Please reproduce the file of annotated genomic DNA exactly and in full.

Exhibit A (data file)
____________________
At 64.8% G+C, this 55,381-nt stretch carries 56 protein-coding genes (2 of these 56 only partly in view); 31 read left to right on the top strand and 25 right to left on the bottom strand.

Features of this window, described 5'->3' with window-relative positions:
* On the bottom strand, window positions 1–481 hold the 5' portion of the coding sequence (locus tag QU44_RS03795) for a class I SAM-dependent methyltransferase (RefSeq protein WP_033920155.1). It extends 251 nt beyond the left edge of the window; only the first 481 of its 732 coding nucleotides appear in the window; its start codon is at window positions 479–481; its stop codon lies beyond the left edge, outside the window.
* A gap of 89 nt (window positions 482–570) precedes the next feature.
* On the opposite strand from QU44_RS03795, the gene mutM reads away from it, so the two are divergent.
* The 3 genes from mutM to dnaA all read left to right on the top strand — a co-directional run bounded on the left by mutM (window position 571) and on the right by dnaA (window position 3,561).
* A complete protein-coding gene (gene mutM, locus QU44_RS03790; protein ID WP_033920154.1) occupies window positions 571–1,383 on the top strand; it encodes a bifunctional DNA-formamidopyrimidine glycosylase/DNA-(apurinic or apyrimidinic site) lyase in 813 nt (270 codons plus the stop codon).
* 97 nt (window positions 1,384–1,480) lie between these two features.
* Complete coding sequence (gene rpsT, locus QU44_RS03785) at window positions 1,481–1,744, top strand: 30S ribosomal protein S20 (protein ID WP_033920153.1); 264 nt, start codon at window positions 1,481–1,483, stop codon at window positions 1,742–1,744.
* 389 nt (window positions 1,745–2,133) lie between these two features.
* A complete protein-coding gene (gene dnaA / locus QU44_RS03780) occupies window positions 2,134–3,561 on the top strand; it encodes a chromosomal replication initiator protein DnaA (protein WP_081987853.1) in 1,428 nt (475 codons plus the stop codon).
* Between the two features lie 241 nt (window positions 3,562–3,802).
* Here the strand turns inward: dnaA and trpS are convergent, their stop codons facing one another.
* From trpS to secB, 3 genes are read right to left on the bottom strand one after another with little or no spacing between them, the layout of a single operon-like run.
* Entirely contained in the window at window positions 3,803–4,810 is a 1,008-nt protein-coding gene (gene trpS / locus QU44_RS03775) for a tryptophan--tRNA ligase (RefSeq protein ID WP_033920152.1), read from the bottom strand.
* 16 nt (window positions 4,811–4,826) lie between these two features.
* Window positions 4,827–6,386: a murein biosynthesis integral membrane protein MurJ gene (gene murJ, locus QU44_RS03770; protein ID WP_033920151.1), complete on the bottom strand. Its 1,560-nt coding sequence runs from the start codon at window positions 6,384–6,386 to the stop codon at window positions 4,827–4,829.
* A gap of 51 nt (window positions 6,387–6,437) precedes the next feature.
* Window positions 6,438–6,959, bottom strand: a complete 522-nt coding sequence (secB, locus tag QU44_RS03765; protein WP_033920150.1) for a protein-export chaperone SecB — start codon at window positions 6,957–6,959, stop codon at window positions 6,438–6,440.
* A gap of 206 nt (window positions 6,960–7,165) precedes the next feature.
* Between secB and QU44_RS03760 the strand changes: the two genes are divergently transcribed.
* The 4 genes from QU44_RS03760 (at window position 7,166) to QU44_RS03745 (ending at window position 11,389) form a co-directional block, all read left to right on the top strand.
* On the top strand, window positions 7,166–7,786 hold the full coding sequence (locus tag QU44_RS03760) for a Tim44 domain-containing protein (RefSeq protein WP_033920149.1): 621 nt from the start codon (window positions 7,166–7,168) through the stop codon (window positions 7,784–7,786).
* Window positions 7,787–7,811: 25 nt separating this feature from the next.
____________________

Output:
At 64.8% G+C, this 55,381-nt stretch carries 56 protein-coding genes (2 of these 56 only partly in view); 31 read left to right on the top strand and 25 right to left on the bottom strand.

Features of this window, described 5'->3' with window-relative positions:
* On the bottom strand, window positions 1–481 hold the 5' portion of the coding sequence (locus tag QU44_RS03795) for a class I SAM-dependent methyltransferase (RefSeq protein WP_033920155.1). It extends 251 nt beyond the left edge of the window; only the first 481 of its 732 coding nucleotides appear in the window; its start codon is at window positions 479–481; its stop codon lies beyond the left edge, outside the window.
* A gap of 89 nt (window positions 482–570) precedes the next feature.
* On the opposite strand from QU44_RS03795, the gene mutM reads away from it, so the two are divergent.
* The 3 genes from mutM to dnaA all read left to right on the top strand — a co-directional run bounded on the left by mutM (window position 571) and on the right by dnaA (window position 3,561).
* A complete protein-coding gene (gene mutM, locus QU44_RS03790; protein ID WP_033920154.1) occupies window positions 571–1,383 on the top strand; it encodes a bifunctional DNA-formamidopyrimidine glycosylase/DNA-(apurinic or apyrimidinic site) lyase in 813 nt (270 codons plus the stop codon).
* 97 nt (window positions 1,384–1,480) lie between these two features.
* Complete coding sequence (gene rpsT, locus QU44_RS03785) at window positions 1,481–1,744, top strand: 30S ribosomal protein S20 (protein ID WP_033920153.1); 264 nt, start codon at window positions 1,481–1,483, stop codon at window positions 1,742–1,744.
* 389 nt (window positions 1,745–2,133) lie between these two features.
* A complete protein-coding gene (gene dnaA / locus QU44_RS03780) occupies window positions 2,134–3,561 on the top strand; it encodes a chromosomal replication initiator protein DnaA (protein WP_081987853.1) in 1,428 nt (475 codons plus the stop codon).
* Between the two features lie 241 nt (window positions 3,562–3,802).
* Here the strand turns inward: dnaA and trpS are convergent, their stop codons facing one another.
* From trpS to secB, 3 genes are read right to left on the bottom strand one after another with little or no spacing between them, the layout of a single operon-like run.
* Entirely contained in the window at window positions 3,803–4,810 is a 1,008-nt protein-coding gene (gene trpS / locus QU44_RS03775) for a tryptophan--tRNA ligase (RefSeq protein ID WP_033920152.1), read from the bottom strand.
* 16 nt (window positions 4,811–4,826) lie between these two features.
* Window positions 4,827–6,386: a murein biosynthesis integral membrane protein MurJ gene (gene murJ, locus QU44_RS03770; protein ID WP_033920151.1), complete on the bottom strand. Its 1,560-nt coding sequence runs from the start codon at window positions 6,384–6,386 to the stop codon at window positions 4,827–4,829.
* A gap of 51 nt (window positions 6,387–6,437) precedes the next feature.
* Window positions 6,438–6,959, bottom strand: a complete 522-nt coding sequence (secB, locus tag QU44_RS03765; protein WP_033920150.1) for a protein-export chaperone SecB — start codon at window positions 6,957–6,959, stop codon at window positions 6,438–6,440.
* A gap of 206 nt (window positions 6,960–7,165) precedes the next feature.
* Between secB and QU44_RS03760 the strand changes: the two genes are divergently transcribed.
* The 4 genes from QU44_RS03760 (at window position 7,166) to QU44_RS03745 (ending at window position 11,389) form a co-directional block, all read left to right on the top strand.
* On the top strand, window positions 7,166–7,786 hold the full coding sequence (locus tag QU44_RS03760) for a Tim44 domain-containing protein (RefSeq protein WP_033920149.1): 621 nt from the start codon (window positions 7,166–7,168) through the stop codon (window positions 7,784–7,786).
* Window positions 7,787–7,811: 25 nt separating this feature from the next.